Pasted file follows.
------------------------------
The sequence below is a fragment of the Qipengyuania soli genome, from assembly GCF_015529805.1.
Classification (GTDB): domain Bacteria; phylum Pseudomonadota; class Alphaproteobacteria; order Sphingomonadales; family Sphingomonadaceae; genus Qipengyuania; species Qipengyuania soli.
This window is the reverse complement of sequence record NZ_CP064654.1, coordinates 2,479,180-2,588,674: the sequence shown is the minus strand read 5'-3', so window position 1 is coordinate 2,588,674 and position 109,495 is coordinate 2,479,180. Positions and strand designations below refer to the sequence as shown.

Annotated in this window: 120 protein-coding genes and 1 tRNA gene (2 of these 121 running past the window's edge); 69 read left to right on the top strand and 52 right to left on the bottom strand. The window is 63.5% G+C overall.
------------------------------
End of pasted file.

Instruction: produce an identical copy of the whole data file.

The sequence below is a fragment of the Qipengyuania soli genome, from assembly GCF_015529805.1.
Classification (GTDB): domain Bacteria; phylum Pseudomonadota; class Alphaproteobacteria; order Sphingomonadales; family Sphingomonadaceae; genus Qipengyuania; species Qipengyuania soli.
This window is the reverse complement of sequence record NZ_CP064654.1, coordinates 2,479,180-2,588,674: the sequence shown is the minus strand read 5'-3', so window position 1 is coordinate 2,588,674 and position 109,495 is coordinate 2,479,180. Positions and strand designations below refer to the sequence as shown.

Annotated in this window: 120 protein-coding genes and 1 tRNA gene (2 of these 121 running past the window's edge); 69 read left to right on the top strand and 52 right to left on the bottom strand. The window is 63.5% G+C overall.